Tech Visions: New media floods firms' networks

How will CIOs cope?

How will CIOs cope?

Experts are forecasting an important role in the enterprise for new media data applications. But for many CIOs that future has already arrived, argues Howard Greenfield.

As content from iPods, TV and websites starts to invade enterprise routers and servers, pundits continue to underestimate the impact social media is already having on CIOs and IT managers everywhere.

Last December I wrote about the economic impact of this convergence and the technical and business disruption that occurs when social media is deployed across the corporate network. I discussed how the IT services market will be worth nearly $1tr by 2011. The once separate domains of IT and media have become intertwined and now form part of this massive spend.

So much for the economic impact. But what about the challenge that audio, image and video pose to IT departments around the world?

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Talking to managers with everyday first-hand experience of this migration process, it's clear there is a real gap between the theory and practice of taming these applications for corporate advantage.

James Robertson, director of Smalltalk applications at Cincom, actively publishes his groups' technical updates by blog, podcast, screencast and video.

The trend according to Robertson is that smaller IT departments, pulled in many directions, won't be able to service all the new content applications.

He believes it will be tempting for groups to run their own projects on the cheap over new third-party services. "IT departments are going to be surprised by what companies like Amazon are doing with their web services," says Robertson referring to Amazon Simple Storage Service (S3), Simple DB, and Elastic Compute Cloud.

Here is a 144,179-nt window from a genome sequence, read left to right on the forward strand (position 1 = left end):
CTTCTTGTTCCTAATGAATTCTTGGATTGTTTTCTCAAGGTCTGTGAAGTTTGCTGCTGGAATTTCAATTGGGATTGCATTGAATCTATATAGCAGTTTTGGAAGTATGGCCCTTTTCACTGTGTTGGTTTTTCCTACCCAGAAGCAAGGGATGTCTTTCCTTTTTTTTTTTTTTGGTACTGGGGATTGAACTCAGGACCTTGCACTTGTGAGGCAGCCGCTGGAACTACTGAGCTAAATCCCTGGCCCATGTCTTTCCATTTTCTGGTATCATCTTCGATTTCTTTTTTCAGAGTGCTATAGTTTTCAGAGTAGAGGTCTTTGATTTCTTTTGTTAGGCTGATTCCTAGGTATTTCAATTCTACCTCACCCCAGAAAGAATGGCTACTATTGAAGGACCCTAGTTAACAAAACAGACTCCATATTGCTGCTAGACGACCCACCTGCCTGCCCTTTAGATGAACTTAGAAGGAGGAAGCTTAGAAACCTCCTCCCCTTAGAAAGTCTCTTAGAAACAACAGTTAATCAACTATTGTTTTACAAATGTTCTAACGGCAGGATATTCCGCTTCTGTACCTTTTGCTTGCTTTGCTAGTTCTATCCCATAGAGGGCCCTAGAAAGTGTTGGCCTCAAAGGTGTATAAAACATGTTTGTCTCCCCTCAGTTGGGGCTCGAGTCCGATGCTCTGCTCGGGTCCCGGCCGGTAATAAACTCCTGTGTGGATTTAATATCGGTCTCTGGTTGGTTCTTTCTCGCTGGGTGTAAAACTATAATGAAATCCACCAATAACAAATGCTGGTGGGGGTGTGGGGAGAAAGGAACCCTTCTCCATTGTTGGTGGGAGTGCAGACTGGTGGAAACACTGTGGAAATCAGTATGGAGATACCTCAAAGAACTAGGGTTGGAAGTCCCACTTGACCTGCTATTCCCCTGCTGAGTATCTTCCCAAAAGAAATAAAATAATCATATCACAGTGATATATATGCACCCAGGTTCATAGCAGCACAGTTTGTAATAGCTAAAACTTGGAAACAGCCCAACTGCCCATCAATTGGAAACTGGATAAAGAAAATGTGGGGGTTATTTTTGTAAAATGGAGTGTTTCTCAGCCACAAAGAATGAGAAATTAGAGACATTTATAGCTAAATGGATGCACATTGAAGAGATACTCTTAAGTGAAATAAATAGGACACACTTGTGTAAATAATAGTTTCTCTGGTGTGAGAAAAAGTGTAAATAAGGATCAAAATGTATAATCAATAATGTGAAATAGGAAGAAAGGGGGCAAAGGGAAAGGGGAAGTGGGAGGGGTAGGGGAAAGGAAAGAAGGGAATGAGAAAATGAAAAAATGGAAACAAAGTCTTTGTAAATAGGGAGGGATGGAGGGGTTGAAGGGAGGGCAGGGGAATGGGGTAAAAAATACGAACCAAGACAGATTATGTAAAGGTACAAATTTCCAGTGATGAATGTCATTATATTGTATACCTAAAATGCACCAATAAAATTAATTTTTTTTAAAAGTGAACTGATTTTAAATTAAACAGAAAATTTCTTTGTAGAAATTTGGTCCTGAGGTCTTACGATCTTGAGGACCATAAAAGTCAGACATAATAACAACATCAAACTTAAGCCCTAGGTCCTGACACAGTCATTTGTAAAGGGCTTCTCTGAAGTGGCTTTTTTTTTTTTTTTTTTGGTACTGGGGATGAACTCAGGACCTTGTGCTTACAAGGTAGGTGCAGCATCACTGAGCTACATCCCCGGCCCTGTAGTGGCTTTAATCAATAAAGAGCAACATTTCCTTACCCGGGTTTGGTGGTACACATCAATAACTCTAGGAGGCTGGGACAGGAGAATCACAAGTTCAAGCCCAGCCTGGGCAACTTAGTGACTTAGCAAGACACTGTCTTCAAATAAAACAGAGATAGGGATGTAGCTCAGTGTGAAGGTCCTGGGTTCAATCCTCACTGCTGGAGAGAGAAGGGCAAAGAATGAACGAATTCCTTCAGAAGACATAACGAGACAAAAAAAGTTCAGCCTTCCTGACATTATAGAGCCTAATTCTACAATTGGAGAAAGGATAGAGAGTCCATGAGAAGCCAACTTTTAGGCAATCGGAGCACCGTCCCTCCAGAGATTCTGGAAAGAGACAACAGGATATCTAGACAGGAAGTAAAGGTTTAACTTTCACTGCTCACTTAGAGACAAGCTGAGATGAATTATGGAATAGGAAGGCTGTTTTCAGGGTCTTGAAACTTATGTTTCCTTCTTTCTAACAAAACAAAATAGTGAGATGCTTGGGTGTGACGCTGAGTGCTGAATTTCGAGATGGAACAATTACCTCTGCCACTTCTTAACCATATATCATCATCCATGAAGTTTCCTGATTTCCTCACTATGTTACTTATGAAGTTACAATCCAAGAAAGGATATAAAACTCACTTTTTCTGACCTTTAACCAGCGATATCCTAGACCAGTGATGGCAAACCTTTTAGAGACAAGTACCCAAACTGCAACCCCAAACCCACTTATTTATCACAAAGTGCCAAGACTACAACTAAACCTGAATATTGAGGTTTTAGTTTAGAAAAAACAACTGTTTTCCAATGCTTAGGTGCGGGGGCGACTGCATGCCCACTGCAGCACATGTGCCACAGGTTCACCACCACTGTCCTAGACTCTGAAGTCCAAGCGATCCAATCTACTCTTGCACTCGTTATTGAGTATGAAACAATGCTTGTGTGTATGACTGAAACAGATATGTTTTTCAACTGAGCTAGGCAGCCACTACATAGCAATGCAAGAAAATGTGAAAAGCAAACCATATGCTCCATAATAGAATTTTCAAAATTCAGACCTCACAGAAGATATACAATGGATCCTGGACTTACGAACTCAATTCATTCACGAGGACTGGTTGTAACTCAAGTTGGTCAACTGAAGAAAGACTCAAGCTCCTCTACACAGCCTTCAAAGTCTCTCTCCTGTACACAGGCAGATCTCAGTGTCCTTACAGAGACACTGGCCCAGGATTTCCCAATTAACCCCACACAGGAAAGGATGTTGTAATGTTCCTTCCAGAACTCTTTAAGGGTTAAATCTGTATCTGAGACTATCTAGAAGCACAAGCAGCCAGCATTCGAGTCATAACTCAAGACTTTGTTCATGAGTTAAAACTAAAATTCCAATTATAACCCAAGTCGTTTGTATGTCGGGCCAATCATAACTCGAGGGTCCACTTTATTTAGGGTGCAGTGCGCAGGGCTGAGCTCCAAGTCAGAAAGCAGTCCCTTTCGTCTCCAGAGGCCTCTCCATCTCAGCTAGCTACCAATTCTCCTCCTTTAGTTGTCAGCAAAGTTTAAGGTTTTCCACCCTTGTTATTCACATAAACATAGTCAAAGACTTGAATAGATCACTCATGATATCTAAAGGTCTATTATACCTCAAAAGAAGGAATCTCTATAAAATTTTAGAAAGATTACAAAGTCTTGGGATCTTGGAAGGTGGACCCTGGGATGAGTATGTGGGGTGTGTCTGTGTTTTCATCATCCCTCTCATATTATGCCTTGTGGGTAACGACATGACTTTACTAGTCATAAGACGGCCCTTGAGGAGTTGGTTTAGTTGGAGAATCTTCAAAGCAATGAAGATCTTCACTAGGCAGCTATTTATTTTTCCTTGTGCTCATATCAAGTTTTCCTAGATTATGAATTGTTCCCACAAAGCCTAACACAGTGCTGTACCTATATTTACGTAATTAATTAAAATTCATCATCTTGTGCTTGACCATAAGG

"It's very conceivable that if you have your own business unit budget, you can start deploying projects bypassing your IT department completely by deploying them to the cloud."

With $76bn in revenues and 250 sites worldwide, Proctor & Gamble (P&G) is the epitome of traditional corporate practices. But the culture is changing fast and new media is a big part of that.

Younger or younger-minded employees are initiating change by bringing new information devices and tools to work that push the limits of traditional computing environments.

Laurie Heltsley, P&G Director of Strategic Projects, is responsible for various media-related initiatives across the organisation and reports direct to the CIO office. She says media is forcing P&G to reinvent its IT infrastructure even though it is still wrestling with the business case.

Telepresence is a hot topic at P&G. HD video and spatial audio developed direct with Cisco is transforming how employees worldwide connect with each other.

"It also allows us to scale important individuals," says Heltsley. "So their influence is felt more broadly and quickly. The ability to travel the world and still kiss the kids goodnight is priceless."

She says employees are making use of Facebook, MySpace and YouTube creating a culture that exploits the new communication and connection features.

ERP specialist SAP is also concentrating on media management. Locating content and identifying ownership and rights is increasingly important, according to Julie Stoughton, SAP director of industry solutions marketing, media and entertainment.

"There are fundamental issues that need to be solved before all this media on the network can generate new channels to market," says Stoughton.

She adds: "Bandwidth, efficiencies of routing content, and caching are key parts of content distribution. But if you don't know what you have and how it can be used you're not going to get that far."

Stoughton uses the example of Lionsgate Entertainment's acquisition of Artisan Entertainment. As is often the case, there may be 15 different departments, with new systems managing all this in spreadsheet format. The first step is understanding who owns what internally. "What do I have internally?" sounds like a simple question but there are so many sub-questions to: "What do I own?".

The ultimate solution, the killer application of the future, is not a single application, says Stoughton. "It is a series of different ones working together in an integrated process that tracks digital media though its entire lifecycle."

P&G's Heltsley thinks good things will emerge from the present confusing picture surrounding new media data applications. "There is chaos before it is viewed as productive information," she says.

Howard Greenfield, president of Go Associates, is a digital media strategist, columnist, and co-author of IPTV & Internet Video, Focal Press, 2007.